'Let me say to Mr Botha: apartheid is doomed! It has been condemned in the Councils of God, rejected by every nation on the planet and is no longer believed in by the people who gave it birth. Apartheid is the god that has failed … let not one more sacred life be offered on its blood-stained altar…'
This is what Bishop Peter Storey preached in 1986. Challenging apartheid wherever he could, he led the Methodist Church of Southern Africa into what many white congregants saw as uncomfortable 'political' territory.
Join him in his inspiring journey from sailor-turned-minister to the South African Council of Churches leadership in its darkest hour, from tending to Robert Sobukwe and Nelson Mandela on Robben Island, through the forced removals of District Six and to the storm surrounding Stompie Seipei's murder. I Beg to Differ spans a humble parish minister’s sorrows and joys, his founding of Life Line SA, the bombing of Khotso House, a close shave with death with Archbishop Desmond Tutu, and the Truth and Reconciliation Commission. In his own words, Storey shares his convictions that inspired him to speak out and minister fearlessly amid the teargas, violence and intimidation of the apartheid regime.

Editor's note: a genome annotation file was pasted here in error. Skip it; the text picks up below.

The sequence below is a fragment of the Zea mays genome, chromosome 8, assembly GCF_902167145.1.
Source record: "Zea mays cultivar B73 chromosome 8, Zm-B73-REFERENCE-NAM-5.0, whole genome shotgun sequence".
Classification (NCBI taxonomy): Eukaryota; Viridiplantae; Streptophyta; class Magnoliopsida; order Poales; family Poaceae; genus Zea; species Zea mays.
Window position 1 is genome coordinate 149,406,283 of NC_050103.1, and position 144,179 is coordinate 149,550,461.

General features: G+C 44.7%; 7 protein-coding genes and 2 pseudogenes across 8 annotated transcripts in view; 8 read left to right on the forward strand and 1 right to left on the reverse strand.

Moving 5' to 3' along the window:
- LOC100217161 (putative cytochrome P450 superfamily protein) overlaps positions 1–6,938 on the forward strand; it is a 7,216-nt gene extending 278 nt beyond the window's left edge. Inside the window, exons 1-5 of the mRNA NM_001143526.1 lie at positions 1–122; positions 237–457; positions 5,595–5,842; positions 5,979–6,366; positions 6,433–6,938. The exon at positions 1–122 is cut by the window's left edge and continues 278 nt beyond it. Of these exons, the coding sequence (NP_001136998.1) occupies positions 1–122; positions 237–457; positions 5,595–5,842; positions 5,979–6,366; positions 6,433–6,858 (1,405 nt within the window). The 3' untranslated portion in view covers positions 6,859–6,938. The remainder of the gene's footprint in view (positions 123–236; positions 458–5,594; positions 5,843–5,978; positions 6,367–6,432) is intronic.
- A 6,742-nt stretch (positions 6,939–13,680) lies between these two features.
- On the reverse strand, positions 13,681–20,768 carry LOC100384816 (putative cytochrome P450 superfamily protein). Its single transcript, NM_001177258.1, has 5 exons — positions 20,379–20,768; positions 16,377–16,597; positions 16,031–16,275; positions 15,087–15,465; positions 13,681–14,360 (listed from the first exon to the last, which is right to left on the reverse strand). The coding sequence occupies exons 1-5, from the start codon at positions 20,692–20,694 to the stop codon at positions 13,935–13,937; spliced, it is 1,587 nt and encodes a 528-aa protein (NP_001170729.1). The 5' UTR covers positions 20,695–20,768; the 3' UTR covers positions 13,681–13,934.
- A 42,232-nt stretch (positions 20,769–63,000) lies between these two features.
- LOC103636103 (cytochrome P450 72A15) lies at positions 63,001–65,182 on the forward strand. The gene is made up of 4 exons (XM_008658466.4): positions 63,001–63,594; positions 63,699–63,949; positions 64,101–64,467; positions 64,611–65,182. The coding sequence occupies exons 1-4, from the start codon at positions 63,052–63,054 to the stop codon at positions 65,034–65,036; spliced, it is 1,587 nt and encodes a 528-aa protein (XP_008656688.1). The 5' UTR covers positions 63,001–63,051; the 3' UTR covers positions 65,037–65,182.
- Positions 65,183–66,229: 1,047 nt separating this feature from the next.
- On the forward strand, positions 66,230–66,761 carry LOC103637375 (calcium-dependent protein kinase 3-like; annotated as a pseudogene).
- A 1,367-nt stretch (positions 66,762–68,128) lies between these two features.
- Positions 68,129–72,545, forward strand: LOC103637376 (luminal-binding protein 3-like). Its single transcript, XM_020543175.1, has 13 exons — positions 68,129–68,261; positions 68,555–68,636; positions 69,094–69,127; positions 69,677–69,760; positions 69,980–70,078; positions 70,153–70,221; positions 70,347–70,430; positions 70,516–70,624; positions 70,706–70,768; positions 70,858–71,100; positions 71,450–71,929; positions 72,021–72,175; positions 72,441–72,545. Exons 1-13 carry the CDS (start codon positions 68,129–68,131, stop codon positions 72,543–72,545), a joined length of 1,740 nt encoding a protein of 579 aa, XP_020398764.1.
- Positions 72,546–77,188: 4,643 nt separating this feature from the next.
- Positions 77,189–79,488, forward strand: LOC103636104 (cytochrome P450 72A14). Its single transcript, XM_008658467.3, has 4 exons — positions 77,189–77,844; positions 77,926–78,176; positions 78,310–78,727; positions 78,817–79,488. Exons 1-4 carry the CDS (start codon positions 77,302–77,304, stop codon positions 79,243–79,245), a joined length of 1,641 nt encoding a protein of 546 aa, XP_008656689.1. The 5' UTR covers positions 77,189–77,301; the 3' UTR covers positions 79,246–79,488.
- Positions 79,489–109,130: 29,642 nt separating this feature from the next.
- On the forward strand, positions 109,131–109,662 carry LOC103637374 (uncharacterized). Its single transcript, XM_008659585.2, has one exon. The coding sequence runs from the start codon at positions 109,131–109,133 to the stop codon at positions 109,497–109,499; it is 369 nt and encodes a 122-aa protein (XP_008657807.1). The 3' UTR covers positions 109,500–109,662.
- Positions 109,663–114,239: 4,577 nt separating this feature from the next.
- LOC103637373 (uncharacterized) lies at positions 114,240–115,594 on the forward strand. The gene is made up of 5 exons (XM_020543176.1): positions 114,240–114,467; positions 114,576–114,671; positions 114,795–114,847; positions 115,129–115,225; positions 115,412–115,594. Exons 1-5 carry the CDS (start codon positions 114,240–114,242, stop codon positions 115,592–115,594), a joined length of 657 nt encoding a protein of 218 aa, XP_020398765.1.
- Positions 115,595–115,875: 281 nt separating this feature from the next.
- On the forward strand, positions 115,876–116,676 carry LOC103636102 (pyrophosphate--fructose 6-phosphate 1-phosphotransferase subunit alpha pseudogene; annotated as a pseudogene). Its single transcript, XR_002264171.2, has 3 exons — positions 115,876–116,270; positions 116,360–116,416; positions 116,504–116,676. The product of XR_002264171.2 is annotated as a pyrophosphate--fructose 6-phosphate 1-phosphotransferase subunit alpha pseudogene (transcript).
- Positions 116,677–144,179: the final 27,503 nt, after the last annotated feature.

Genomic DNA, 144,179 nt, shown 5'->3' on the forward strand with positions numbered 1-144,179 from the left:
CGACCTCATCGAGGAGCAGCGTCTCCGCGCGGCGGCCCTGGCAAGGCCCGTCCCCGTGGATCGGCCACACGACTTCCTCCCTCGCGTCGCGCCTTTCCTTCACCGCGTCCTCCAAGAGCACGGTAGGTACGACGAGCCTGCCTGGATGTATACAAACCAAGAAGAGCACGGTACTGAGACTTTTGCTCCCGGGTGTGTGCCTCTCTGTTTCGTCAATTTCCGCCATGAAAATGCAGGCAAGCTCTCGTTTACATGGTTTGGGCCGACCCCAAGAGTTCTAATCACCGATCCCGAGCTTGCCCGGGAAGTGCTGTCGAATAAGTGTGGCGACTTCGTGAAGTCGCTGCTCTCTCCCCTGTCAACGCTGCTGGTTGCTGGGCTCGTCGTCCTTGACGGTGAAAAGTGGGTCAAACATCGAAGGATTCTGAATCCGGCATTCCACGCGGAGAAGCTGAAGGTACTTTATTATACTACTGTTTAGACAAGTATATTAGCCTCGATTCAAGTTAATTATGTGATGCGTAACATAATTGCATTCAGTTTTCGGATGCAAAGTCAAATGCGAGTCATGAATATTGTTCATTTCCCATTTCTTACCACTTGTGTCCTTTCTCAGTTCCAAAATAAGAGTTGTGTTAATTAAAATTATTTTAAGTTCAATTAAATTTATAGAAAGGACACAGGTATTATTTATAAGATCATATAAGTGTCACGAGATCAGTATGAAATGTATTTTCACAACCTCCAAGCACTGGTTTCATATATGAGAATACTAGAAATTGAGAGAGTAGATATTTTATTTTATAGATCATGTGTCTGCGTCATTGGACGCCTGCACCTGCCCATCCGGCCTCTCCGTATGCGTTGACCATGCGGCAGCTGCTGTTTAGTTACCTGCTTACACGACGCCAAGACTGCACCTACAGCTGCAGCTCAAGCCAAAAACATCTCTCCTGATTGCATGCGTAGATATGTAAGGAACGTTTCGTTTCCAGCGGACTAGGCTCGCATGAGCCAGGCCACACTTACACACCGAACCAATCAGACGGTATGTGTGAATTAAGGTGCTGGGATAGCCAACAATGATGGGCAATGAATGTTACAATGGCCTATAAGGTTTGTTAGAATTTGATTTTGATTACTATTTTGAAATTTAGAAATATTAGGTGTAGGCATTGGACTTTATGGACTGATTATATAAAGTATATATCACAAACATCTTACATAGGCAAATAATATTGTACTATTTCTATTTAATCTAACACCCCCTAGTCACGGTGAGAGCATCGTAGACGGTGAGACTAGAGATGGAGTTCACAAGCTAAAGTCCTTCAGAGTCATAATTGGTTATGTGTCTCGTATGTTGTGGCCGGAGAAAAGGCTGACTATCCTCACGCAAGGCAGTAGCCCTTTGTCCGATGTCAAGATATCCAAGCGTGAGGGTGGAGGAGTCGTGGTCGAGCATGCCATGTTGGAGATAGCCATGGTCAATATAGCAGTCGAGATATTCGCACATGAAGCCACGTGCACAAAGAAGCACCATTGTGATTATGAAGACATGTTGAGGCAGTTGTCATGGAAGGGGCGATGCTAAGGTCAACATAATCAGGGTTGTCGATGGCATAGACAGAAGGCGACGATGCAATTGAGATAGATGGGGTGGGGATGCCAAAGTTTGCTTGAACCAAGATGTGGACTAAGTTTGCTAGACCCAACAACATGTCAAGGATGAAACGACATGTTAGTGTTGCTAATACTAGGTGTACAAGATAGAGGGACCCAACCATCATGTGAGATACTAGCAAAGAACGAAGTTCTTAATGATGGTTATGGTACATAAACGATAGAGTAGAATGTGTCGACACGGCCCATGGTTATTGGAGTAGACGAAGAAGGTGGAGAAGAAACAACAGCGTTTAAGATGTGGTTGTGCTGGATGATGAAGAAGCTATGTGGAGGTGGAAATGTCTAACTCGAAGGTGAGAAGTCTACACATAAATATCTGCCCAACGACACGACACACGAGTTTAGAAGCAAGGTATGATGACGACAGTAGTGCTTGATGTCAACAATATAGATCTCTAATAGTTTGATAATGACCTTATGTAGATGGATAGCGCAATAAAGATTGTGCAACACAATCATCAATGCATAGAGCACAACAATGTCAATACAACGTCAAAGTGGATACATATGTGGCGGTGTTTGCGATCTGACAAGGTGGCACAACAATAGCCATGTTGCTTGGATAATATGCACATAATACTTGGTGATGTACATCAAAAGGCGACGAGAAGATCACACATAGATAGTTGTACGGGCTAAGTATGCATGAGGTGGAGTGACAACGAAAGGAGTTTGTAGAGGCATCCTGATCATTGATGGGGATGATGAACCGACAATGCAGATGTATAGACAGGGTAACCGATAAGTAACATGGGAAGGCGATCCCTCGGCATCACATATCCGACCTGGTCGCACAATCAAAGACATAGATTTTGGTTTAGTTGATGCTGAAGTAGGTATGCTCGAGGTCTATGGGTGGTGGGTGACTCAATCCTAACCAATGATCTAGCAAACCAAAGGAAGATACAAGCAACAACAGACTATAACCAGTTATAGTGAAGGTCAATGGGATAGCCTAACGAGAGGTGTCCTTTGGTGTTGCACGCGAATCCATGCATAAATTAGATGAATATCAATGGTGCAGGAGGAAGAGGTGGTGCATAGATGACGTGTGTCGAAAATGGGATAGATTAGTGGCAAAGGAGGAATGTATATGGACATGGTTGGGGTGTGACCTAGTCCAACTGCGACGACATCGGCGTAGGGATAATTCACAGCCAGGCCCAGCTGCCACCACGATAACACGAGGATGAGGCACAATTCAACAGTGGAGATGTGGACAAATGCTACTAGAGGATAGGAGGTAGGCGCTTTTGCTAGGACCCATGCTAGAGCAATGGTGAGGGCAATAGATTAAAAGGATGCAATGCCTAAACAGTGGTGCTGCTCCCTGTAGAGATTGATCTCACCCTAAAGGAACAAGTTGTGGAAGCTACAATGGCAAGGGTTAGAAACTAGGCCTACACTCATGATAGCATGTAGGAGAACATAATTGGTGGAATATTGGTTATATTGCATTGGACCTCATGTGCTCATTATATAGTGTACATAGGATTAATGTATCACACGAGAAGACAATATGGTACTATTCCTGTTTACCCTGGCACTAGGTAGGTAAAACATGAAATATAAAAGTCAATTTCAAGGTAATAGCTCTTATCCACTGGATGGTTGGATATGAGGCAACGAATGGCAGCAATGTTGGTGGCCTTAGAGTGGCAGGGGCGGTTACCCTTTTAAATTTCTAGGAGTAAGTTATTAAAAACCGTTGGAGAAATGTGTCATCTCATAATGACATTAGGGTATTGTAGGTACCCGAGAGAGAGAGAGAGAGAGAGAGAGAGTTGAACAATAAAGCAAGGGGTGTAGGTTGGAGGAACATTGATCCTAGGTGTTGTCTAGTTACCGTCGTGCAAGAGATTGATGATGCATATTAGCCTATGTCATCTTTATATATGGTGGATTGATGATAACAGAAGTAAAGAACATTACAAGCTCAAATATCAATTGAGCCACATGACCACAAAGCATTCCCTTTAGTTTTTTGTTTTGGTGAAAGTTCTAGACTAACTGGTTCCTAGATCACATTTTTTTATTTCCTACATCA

ABOUT THE AUTHOR
Peter Storey is a former bishop of the Methodist Church of Southern Africa and a Distinguished Professor Emeritus of Duke University in North Carolina. Once chaplain to Nelson Mandela and others on Robben Island, he spent most of his 40-year ministry in inner cities, including District Six and central Johannesburg. He led the South African Council of Churches with Bishop Desmond Tutu when it was a fierce opponent of the apartheid state, chaired the National Peace Accord body intervening in pre-election violence in the Witwatersrand and served as a member of the panel that selected the Truth and Reconciliation Commission.
Storey founded Life Line SA and Gun Free SA and has preached and lectured in more than 160 cities around the world. He lives in retirement in Simon’s Town and sails on False Bay. He and his late wife Elizabeth had four sons and seven grandchildren.
I Beg to Differ: Ministry amid the teargas is published by NB Publishers